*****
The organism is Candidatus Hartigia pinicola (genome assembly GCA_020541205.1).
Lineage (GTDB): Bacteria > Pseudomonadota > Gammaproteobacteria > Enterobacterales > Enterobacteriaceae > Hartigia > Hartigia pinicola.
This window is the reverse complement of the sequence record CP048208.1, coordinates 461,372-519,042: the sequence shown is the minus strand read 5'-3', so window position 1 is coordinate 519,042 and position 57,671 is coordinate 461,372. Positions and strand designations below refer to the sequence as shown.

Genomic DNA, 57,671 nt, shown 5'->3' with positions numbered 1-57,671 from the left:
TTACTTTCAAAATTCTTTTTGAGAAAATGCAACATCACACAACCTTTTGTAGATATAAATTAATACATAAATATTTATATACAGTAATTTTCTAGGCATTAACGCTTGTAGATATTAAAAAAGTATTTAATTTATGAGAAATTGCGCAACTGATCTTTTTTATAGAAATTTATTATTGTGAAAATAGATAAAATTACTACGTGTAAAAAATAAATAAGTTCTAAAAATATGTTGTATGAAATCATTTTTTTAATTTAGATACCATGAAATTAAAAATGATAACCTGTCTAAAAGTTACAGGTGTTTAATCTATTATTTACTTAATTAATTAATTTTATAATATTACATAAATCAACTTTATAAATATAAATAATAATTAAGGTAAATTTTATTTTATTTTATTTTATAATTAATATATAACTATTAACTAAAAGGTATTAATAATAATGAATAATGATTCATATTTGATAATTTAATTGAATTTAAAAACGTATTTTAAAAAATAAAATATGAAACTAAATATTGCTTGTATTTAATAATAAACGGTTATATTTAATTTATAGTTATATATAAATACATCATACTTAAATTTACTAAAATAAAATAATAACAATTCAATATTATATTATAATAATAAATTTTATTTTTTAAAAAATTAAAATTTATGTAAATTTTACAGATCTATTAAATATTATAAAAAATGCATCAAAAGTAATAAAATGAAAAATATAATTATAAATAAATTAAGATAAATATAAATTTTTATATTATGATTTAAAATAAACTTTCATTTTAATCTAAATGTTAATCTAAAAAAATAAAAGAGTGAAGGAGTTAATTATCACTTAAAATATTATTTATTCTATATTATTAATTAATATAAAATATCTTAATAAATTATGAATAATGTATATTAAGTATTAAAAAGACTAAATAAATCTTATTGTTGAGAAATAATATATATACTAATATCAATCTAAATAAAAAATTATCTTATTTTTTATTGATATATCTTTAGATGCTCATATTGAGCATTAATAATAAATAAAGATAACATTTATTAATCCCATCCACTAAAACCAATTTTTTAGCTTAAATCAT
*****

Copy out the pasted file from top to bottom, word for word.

The organism is Candidatus Hartigia pinicola (genome assembly GCA_020541205.1).
Lineage (GTDB): Bacteria > Pseudomonadota > Gammaproteobacteria > Enterobacterales > Enterobacteriaceae > Hartigia > Hartigia pinicola.
This window is the reverse complement of the sequence record CP048208.1, coordinates 461,372-519,042: the sequence shown is the minus strand read 5'-3', so window position 1 is coordinate 519,042 and position 57,671 is coordinate 461,372. Positions and strand designations below refer to the sequence as shown.

Genomic DNA, 57,671 nt, shown 5'->3' with positions numbered 1-57,671 from the left:
TTACTTTCAAAATTCTTTTTGAGAAAATGCAACATCACACAACCTTTTGTAGATATAAATTAATACATAAATATTTATATACAGTAATTTTCTAGGCATTAACGCTTGTAGATATTAAAAAAGTATTTAATTTATGAGAAATTGCGCAACTGATCTTTTTTATAGAAATTTATTATTGTGAAAATAGATAAAATTACTACGTGTAAAAAATAAATAAGTTCTAAAAATATGTTGTATGAAATCATTTTTTTAATTTAGATACCATGAAATTAAAAATGATAACCTGTCTAAAAGTTACAGGTGTTTAATCTATTATTTACTTAATTAATTAATTTTATAATATTACATAAATCAACTTTATAAATATAAATAATAATTAAGGTAAATTTTATTTTATTTTATTTTATAATTAATATATAACTATTAACTAAAAGGTATTAATAATAATGAATAATGATTCATATTTGATAATTTAATTGAATTTAAAAACGTATTTTAAAAAATAAAATATGAAACTAAATATTGCTTGTATTTAATAATAAACGGTTATATTTAATTTATAGTTATATATAAATACATCATACTTAAATTTACTAAAATAAAATAATAACAATTCAATATTATATTATAATAATAAATTTTATTTTTTAAAAAATTAAAATTTATGTAAATTTTACAGATCTATTAAATATTATAAAAAATGCATCAAAAGTAATAAAATGAAAAATATAATTATAAATAAATTAAGATAAATATAAATTTTTATATTATGATTTAAAATAAACTTTCATTTTAATCTAAATGTTAATCTAAAAAAATAAAAGAGTGAAGGAGTTAATTATCACTTAAAATATTATTTATTCTATATTATTAATTAATATAAAATATCTTAATAAATTATGAATAATGTATATTAAGTATTAAAAAGACTAAATAAATCTTATTGTTGAGAAATAATATATATACTAATATCAATCTAAATAAAAAATTATCTTATTTTTTATTGATATATCTTTAGATGCTCATATTGAGCATTAATAATAAATAAAGATAACATTTATTAATCCCATCCACTAAAACCAATTTTTTAGCTTAAATCAT